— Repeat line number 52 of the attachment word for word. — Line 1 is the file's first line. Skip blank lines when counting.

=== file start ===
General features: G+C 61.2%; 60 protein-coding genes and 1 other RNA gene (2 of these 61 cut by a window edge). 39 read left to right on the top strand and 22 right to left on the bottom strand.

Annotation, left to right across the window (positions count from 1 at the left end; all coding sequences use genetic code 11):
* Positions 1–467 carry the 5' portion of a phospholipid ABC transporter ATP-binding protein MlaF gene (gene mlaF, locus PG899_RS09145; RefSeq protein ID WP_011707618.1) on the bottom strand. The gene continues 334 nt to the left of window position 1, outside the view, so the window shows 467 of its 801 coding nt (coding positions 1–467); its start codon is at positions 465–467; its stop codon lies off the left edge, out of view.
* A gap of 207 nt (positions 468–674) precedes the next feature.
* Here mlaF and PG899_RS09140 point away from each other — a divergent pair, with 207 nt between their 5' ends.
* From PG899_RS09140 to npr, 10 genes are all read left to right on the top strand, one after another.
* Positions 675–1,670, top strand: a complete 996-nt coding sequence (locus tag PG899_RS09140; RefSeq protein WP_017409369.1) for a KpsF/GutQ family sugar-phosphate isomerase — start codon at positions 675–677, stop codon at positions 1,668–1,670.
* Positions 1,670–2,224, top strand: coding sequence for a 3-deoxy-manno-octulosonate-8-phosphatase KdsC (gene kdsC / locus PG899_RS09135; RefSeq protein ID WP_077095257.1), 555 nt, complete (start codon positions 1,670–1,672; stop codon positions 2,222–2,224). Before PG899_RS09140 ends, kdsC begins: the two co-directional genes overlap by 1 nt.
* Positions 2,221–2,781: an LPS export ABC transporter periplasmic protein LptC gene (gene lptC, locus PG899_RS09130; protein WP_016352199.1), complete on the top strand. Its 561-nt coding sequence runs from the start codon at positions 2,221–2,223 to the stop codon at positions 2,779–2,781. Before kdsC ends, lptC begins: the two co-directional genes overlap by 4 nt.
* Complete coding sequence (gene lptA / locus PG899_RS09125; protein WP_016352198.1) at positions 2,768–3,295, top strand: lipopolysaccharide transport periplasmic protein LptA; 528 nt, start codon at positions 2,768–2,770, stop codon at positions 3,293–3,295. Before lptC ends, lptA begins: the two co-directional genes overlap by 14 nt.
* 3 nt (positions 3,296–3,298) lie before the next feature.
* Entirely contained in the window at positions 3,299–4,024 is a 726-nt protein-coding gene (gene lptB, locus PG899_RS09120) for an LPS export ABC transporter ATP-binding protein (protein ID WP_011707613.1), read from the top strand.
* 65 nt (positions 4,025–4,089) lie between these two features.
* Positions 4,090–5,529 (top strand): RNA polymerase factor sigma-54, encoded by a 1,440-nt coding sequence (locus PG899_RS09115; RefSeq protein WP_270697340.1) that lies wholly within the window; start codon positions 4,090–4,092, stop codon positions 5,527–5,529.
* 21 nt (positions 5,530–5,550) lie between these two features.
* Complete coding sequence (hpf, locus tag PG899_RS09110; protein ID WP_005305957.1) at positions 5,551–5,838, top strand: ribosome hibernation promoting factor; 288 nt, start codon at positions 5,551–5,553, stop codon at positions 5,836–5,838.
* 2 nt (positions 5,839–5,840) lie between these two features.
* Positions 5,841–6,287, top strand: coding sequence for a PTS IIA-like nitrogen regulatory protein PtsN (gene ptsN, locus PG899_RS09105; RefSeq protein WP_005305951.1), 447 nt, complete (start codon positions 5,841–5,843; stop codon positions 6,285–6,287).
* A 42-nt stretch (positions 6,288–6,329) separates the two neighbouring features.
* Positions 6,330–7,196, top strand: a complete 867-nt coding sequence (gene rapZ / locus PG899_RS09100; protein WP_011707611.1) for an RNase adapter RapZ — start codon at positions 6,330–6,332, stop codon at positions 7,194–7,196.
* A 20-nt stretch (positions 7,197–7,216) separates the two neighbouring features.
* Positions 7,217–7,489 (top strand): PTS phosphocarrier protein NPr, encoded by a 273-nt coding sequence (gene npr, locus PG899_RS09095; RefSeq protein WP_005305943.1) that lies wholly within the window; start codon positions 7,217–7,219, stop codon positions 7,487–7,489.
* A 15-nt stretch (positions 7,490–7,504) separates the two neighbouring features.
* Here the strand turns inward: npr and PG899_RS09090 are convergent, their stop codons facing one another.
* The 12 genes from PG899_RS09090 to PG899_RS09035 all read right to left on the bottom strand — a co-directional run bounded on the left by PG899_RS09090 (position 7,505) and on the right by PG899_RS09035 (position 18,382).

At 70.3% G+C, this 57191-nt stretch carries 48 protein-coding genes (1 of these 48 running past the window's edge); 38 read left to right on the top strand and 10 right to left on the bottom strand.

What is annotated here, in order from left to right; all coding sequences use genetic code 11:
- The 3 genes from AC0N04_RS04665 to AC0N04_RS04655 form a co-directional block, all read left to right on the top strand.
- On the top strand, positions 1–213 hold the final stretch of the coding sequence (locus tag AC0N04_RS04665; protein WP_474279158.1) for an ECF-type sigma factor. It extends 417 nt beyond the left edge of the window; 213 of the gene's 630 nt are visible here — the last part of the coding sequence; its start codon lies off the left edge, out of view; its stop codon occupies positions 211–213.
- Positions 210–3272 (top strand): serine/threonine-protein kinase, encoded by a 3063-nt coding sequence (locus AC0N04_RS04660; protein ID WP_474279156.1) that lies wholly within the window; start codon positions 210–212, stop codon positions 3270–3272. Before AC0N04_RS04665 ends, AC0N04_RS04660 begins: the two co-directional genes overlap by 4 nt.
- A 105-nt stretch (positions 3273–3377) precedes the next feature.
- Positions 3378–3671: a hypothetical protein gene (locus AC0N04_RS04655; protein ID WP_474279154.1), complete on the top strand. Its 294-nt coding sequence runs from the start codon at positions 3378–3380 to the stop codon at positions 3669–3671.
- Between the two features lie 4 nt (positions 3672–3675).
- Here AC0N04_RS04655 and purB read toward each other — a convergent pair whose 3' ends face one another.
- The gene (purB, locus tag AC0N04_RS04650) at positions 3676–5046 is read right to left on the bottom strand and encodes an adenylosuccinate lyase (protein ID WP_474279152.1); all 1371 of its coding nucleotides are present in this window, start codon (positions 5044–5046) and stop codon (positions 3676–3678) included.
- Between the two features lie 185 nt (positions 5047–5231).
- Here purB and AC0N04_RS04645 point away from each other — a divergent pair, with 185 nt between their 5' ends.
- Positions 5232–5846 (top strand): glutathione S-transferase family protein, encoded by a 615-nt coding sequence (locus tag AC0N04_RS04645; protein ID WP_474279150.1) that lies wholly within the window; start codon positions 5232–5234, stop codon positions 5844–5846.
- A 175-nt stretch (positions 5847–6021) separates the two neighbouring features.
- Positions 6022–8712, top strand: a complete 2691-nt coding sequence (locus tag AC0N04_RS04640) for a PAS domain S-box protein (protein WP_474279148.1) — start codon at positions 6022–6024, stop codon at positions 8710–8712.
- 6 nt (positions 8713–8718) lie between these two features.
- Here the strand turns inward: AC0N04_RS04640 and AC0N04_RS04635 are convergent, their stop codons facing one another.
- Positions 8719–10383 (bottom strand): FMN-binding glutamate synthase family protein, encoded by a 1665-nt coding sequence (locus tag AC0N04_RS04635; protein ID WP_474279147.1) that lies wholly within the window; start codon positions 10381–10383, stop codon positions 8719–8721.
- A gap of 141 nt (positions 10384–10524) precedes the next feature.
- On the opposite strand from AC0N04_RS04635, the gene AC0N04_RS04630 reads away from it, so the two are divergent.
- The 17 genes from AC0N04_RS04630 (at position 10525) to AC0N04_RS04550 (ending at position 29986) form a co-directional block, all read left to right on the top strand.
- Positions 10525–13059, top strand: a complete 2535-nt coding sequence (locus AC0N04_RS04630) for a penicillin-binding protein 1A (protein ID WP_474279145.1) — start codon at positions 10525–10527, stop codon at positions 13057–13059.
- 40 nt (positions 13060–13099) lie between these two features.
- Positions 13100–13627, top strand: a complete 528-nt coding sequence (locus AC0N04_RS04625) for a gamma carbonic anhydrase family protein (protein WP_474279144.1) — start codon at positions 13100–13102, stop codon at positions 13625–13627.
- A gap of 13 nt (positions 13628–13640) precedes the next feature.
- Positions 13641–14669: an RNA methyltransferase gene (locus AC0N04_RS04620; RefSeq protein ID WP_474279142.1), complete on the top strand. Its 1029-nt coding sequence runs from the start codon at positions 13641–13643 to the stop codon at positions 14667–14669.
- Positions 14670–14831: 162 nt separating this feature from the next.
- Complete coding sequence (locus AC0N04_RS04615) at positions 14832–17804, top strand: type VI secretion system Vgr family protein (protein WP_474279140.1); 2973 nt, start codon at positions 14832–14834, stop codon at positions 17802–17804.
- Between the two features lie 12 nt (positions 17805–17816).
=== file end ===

- Positions 14670–14831: 162 nt separating this feature from the next.